Years ago, when I missed a meeting of my wife’s church’s outreach committee, I was designated the church’s representative to a meeting of representatives from other organizations to discuss diversity in the nearly 95-percent white community. Many of its most educated members were self-exiles from academia in San Francisco who touted themselves as liberals. (In fact, most were so only with respect to LGBT issues, but were otherwise racist and anti-Semitic). After a showing of the movie The Color of Fear, in which a black man explodes in anger at a white man who professes to a family history of good and caring relations with his migrant farm workers, most were greatly troubled. Knowing my views on such matters, they wanted my opinion, but I deferred until I had heard theirs. All expressed shock at such anger, could not understand it, and then dismissed it as atypical. I made no friends by asking them where they had been, what television they had watched, what newspapers and magazines they had read that the knew nothing of the feelings of blacks observable in, and inferable from, the Civil Rights Movement; urban riots in Watts in 1965 and major cities in 1968; public demonstrations, protest marches, and university occupations during and after the Vietnam War; riots after the Rodney King beatings; and publicity given the Black Panthers, the Black Muslims, Malcolm X, and Eldridge Cleaver, among others. (Looking back, I suppose The Bill Cosby Show or The Jeffersons defined their understanding of the black experience in America.) Referring to this meeting on diversity and, by implication, on racism, I asked them, what had prevented them from understanding, if not expecting, this explosion of one black man’s anger at what appeared to him to be the usual white blindness to white racism. Of course, my comment was a conversation-killer, and I knew that some left in discomfort and umbrage at my tacit insinuation of their racism. Do I trace their blindness to their racism to political correctness? Yes, in part, because their attention to talking in politically correct terms and to responding to the politically incorrect words of others had distracted them from self-examination for their filters and from honest confrontation with the real issues. (Reader, you might be asking yourself whether I am smug about myself. My answer: absolutely not. I monitor myself and I test myself with those in a position to detect filters in me. So far, so good, but I do not pretend that I am not susceptible to pernicious influences in American culture.)
I have emphasized liberals in my criticisms of political correctness. But I do not give conservatives a pass. Although they are right to deplore political correctness, they, too, have not self-examined themselves or honestly confronted the issues. Many of them support racist policies and practices, or ignore them, and resent those who draw obvious inferences from the facts and deny the conclusion that they are racist. (The conservative reaction to the drive to remove the confederate flag from display on pubic grounds insisted that it did not symbolize rebellion and racism. See more on this issue in my blog “Flying the Flag.”) Conservatives deprecate political correctness, but their talk about the talk of liberals in effect uses opposition to political correctness as liberals use political correctness: to avoid self-scrutiny and straight talk. In short, political correctness operates across the political spectrum to the detriment of self-knowledge and self-reform, and informed, intelligent discussion focused on the real issues.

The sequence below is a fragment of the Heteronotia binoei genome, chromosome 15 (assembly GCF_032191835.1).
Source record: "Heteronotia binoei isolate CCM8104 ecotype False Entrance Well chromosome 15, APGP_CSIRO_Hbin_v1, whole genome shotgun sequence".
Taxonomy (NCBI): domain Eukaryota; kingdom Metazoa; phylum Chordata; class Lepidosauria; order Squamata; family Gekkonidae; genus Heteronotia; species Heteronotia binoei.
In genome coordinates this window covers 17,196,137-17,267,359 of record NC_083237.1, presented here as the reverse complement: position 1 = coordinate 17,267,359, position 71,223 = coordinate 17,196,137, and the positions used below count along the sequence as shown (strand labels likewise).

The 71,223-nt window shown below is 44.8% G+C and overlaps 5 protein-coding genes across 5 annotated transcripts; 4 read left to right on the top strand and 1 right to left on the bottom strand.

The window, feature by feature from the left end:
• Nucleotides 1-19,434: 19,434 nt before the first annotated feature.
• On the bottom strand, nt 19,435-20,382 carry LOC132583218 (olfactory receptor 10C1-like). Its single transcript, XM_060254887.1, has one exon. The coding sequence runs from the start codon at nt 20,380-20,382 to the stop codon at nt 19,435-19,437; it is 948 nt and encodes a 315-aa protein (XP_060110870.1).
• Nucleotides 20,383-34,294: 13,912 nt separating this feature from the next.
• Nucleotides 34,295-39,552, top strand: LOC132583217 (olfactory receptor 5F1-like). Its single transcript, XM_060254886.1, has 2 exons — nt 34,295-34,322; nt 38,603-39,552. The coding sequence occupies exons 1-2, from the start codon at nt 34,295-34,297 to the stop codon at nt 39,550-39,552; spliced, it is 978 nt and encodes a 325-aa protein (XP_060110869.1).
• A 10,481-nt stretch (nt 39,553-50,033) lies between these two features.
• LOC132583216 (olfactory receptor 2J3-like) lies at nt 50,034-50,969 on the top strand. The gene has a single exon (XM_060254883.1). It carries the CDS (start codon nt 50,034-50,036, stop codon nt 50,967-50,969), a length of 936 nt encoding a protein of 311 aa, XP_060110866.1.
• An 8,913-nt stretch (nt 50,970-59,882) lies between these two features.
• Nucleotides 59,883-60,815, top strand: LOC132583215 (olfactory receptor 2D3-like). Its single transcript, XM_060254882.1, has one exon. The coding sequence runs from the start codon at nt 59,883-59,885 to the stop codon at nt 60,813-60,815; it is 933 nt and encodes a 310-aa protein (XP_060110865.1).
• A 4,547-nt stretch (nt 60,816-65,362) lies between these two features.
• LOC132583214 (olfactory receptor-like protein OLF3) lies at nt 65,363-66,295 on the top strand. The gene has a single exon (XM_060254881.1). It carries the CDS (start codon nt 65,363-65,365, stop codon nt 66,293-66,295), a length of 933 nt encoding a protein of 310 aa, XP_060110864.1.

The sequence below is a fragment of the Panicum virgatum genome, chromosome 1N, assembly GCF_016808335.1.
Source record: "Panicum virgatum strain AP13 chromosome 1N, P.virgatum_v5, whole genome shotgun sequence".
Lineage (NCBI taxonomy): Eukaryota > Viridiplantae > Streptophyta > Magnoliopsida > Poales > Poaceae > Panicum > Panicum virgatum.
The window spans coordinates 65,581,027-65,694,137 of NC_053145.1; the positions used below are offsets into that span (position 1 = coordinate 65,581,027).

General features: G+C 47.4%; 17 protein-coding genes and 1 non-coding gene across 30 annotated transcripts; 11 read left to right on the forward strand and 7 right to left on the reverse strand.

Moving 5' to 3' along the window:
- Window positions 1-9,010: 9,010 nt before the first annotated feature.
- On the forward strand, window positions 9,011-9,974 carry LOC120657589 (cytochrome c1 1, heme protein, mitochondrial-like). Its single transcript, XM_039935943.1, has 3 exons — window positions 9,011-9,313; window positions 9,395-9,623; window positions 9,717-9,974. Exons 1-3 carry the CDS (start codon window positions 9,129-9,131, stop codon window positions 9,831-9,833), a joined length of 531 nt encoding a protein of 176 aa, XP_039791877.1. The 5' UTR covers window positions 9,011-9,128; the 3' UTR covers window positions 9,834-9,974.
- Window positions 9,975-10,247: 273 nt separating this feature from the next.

One final point. Trump and some others use the rejection of political correctness as a justification of rudeness and indecency. There is nothing correct, politically or not, about insults or other personal attacks on people. However, it is not a personal insult or attack to label the use of language or the advocacy of ideas as racist or sexist or anti-Semitic if they are such. Almost no one wants to be associated with such pejorative labels, but, if they are supported by fact or inference from language or ideas, perhaps the writer or speaker should reflect before he or she responds. (Conversely, claims that the discussion of such issues causes, or may cause, discomfort or gives, or may give, offense are not valid reasons to curtail the discussion or penalize any participants.) Considering the log in one’s eye before the mote in another’s is pretty good advice. Reflecting that defilement comes, not from what goes into one, but what comes out of one, is also worth the effort.